The Last Samurai – Elements of Character

The Samurai. A group of powerful warriors that existed in Japan until the late 1800′s. In The Last Samurai, we learn about the positive characteristics of a Samurai. Respect for all of those you meet, even those who have wronged you. Compassion is an emotion which the Samurai humbly express. Finally, perhaps the most important trait of the Samurai, is discipline. As Captain Algren mentions in the film: “The Samurai are the most disciplined people I have ever met”. Without great discipline and perseverance, the Samurai would not have accomplished as much as they did.

All throughout the movie, the Samurai were shown to be extremely polite. No other group of people can act so polite to others, even to a man who has killed a close family member. In the movie, Taka is very polite to Captain Algren, in spite of the fact that he killed her husband. In our present time, it is very hard to imagine a person who respects everyone (even their greatest enemies). But there are many people who show respect for others, and that is one of the great traits of the Samurai.

Compassion is an emotion that the Samurai have mastered. It is a feeling that occurs when seeing others in physical/mental/emotional pain. There is no mystery as to why the Samurai have it, because respect and compassion go hand-in-hand. If the Samurai felt remorse towards anyone, they would do whatever is possible to make the sufferer feel better. For example, because Katsumoto felt remorse towards Algren, he offered him a chance to commit Seppuku, an honorable custom for the Samurai to end their own life after shameful defeat. Even though Algren declined, Katsumoto gave him a temporary place to live, his sister Taka’s home. To let your sworn enemy live in your closest family member’s home is a true act of compassion. This is a great emotion to develop, because of the great long term advantages for yourself and others.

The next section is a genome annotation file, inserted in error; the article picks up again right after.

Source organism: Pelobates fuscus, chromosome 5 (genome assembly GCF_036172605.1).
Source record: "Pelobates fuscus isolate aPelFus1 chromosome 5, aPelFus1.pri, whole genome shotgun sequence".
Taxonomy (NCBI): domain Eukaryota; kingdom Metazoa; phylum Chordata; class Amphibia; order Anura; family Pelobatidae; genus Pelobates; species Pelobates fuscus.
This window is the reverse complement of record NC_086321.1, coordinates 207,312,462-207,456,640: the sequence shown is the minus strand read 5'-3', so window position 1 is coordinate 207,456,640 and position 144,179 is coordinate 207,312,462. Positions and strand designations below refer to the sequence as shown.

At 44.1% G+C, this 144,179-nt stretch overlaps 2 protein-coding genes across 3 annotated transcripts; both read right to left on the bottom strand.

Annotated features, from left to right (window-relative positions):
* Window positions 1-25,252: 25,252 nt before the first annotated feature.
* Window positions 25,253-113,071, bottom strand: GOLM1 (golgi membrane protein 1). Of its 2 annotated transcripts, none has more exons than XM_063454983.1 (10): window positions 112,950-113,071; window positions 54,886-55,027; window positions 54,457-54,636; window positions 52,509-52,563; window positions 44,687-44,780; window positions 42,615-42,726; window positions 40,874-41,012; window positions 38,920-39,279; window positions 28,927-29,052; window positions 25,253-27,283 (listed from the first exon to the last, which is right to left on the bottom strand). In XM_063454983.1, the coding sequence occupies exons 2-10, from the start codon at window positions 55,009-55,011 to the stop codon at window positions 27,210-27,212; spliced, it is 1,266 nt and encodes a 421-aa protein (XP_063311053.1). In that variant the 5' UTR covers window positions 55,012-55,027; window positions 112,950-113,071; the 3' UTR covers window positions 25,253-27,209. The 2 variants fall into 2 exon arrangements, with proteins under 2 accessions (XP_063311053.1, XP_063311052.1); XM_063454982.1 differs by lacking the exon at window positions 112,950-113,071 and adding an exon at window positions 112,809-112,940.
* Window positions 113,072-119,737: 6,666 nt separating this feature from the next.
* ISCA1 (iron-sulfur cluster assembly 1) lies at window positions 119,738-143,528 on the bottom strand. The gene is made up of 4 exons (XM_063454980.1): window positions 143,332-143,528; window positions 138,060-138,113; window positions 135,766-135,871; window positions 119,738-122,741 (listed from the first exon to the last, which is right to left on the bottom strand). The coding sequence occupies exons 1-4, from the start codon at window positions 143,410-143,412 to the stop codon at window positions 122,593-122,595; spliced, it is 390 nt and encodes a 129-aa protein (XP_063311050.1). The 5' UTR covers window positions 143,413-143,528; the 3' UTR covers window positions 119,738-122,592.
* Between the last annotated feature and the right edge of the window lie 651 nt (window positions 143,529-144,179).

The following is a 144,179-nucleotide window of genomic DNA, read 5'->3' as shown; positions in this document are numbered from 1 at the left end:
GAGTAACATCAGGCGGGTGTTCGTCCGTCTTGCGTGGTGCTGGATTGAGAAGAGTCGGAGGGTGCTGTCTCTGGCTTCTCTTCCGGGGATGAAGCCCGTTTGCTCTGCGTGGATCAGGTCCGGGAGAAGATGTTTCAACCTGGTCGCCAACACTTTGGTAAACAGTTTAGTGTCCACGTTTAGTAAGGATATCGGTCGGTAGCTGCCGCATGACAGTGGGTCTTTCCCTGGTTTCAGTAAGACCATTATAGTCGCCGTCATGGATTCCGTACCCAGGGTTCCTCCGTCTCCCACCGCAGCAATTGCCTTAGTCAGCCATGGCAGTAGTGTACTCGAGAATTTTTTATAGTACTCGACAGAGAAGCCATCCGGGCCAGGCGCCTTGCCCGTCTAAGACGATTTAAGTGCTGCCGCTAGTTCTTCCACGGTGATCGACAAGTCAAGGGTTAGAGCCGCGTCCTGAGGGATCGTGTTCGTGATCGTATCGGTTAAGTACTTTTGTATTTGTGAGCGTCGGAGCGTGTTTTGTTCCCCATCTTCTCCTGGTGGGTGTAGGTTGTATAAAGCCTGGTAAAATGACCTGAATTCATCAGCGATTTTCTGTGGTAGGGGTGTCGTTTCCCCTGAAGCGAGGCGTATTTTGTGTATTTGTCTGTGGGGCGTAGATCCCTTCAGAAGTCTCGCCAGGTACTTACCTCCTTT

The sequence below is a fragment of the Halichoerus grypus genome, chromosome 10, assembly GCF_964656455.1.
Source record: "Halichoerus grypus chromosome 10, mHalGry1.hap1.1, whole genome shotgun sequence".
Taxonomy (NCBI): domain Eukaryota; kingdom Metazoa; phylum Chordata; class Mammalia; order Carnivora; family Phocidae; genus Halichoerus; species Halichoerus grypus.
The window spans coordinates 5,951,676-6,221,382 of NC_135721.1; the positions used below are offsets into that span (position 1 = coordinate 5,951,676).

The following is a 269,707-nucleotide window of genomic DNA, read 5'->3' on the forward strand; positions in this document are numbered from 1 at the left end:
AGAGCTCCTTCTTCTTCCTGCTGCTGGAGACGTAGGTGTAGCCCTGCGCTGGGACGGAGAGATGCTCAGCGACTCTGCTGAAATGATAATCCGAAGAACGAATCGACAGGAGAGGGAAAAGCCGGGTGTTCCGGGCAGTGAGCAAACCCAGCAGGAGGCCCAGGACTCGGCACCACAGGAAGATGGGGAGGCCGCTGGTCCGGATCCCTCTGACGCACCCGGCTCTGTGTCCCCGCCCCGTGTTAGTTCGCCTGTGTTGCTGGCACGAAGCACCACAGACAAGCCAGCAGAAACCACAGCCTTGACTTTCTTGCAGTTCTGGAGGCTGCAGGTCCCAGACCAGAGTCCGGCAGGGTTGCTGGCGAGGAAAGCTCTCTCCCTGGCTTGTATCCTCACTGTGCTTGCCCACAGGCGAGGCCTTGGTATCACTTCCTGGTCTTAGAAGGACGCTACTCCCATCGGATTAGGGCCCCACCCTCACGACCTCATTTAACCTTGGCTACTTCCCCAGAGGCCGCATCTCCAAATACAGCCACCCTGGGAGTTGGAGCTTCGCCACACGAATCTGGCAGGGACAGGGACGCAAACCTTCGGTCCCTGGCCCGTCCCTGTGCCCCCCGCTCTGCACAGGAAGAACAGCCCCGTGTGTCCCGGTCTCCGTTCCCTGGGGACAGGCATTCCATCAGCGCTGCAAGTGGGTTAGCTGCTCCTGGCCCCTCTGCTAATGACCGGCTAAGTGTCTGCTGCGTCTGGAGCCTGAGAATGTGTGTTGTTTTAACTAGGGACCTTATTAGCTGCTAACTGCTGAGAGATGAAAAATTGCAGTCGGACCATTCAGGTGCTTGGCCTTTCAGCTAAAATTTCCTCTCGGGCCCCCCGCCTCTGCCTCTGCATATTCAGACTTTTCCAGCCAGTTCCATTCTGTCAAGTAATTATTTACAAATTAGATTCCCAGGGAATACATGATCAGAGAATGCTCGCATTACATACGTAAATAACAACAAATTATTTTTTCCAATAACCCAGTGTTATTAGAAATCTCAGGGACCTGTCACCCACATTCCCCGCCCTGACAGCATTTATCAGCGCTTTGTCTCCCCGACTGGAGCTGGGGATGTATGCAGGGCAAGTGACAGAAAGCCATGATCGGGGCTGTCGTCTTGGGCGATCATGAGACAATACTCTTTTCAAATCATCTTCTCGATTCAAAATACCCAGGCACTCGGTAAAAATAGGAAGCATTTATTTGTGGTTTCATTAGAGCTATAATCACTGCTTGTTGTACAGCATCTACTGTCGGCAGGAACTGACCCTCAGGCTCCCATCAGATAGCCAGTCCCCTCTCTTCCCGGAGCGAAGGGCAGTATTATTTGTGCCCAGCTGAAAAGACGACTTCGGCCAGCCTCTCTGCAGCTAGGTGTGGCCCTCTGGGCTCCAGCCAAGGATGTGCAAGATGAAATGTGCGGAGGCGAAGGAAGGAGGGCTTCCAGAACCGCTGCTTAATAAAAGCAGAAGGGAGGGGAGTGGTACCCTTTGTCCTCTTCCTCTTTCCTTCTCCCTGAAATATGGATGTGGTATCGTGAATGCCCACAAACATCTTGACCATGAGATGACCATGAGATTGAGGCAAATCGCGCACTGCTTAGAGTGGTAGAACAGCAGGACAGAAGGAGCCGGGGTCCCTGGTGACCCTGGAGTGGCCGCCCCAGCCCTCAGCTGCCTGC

Discipline is a very difficult skill to obtain; once you have it, you must constantly work on it every day. Otherwise, it will go away quicker than you got it. One can argue that in the 1800′s, discipline was a much easier skill to develop. Back then, they didn’t have the modern distractions of computers, television, AIM, Facebook, and there were not many forms of instant entertainment (Movies, Music, etc.). Nowadays, we can be entertained on demand for virtually no cost, providing us an outlet from hard work and discipline whenever we want it. This has, in a sense, created a ‘lazy’ society. The Samurai took advantage of an environment with few distractions, and developed a great sense of self-discipline. Whatever skill/craft they chose to learn, they became extremely disciplined and worked until they became masters of their craft. For most, it was the sword; but the Samurai were disciplined in everything that they did. If our society today had the discipline of the Samurai, there would be nothing unachievable by our civilization.

Although the Samurai have officially been gone for over 100 years, there are many emotional skills which we can learn from them. Respect is often used today, and it is a great symbol of appreciation towards others. If you have respect, then you aren’t far from being compassionate. If you are compassionate, people in-turn will respect you. Finally, perhaps the most important trait of the Samurai, is discipline. With the right use of self-discipline, there is virtually nothing you can’t achieve. There are many emotional skills which can make you similar to a Samurai. Even though they existed a long time ago, we still admire and use many of their extraordinary emotional abilities.

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